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International Day of the World’s Indigenous Peoples: Honouring the past, Building bridges to the future

By Richard Webster

Did you know that there are approximately 370 million indigenous peoples in over 90 countries around the world? Or that of those 370 million, Canada is home to over 1.4 million indigenous peoples, representing 4.3% of the total Canadian population?

Today marks the 19th commemoration of the International Day of the World’s Indigenous Peoples. First proclaimed by the UN General Assembly on December 23, 1994, August 9 marks the day of the first meeting (1982) of the UN Working Group on Indigenous Populations.

This annual event is an occasion to celebrate and raise greater awareness of the rich cultural diversity of more than 50 distinct and diverse indigenous groups in Canada, while also providing an important opportunity to reflect on the necessity of respecting and promoting the rights of the growing demographic of indigenous children and youth across this country.

For instance, between 2006 and 2011, Canada’s Aboriginal population increased by 20.1%, compared to 5.2% for the country’s non-Aboriginal population. Now, more than ever, this expanding generation of young people should know their rights. Other Canadians should also know these rights, which help form a mutual basis of understanding and dialogue. This year, UNICEF released a youth-friendly version of the UN Declaration on the Rights of Indigenous Peoples clearly describing how indigenous peoples’ rights are to be protected by governments around the world – a tool that not only indigenous children and youth should be made well aware of, but a useful resource for us all.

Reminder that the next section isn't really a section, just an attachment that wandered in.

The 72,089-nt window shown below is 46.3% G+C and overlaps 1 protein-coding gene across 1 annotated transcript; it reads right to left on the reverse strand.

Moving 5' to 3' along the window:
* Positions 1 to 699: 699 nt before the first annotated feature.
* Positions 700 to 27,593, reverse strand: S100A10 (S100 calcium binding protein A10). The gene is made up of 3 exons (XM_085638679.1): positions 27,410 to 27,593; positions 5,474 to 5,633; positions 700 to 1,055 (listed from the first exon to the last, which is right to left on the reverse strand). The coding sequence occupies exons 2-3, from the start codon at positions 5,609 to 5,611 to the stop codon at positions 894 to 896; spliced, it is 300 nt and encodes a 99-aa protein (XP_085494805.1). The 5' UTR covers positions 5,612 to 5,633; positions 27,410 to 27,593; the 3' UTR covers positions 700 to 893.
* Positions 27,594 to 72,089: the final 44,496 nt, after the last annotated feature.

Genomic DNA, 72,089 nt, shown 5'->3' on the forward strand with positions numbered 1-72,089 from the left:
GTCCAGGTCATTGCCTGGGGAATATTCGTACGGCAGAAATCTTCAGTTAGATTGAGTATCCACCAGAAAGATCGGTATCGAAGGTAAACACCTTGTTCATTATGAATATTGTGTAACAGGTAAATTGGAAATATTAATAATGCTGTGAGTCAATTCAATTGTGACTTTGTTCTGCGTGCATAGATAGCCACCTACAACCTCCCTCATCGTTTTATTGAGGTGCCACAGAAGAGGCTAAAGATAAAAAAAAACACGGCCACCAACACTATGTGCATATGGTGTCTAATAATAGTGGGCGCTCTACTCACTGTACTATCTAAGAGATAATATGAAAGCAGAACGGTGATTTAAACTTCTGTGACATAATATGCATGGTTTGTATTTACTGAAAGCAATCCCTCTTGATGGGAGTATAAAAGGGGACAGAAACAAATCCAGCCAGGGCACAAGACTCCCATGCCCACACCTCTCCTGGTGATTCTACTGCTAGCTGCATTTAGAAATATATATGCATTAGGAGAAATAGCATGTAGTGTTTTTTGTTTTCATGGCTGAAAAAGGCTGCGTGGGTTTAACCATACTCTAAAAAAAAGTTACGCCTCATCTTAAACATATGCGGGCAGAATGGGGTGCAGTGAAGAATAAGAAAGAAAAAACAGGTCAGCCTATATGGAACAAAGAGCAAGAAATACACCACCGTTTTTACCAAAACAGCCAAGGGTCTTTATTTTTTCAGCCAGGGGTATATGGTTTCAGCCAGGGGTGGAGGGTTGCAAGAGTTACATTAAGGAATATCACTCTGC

This year’s theme of ‘Indigenous peoples building alliances: Honouring treaties, agreements and other constructive arrangements’ prompts us to honour and recognize the past and build bridges to the future. While these communities saw a number of tragic events this year, in my view, they also saw a leap forward in terms of mobilization and domestic and international recognition of indigenous rights issues in Canada through greater political engagement and the use of social media by both Aboriginal and non-Aboriginal peoples.

How will you build your bridge this Day of the World’s Indigenous Peoples?

Learn More. Volunteer. Talk to your MP. Visit our friends in the North-South Partnership for First Nations Children. Join the conversation with us on Facebook, Twitter and other social media.

Help us ensure that all children and youth here in Canada know the rights that bind them in important relationships with each other, for a better future for all Canadian children.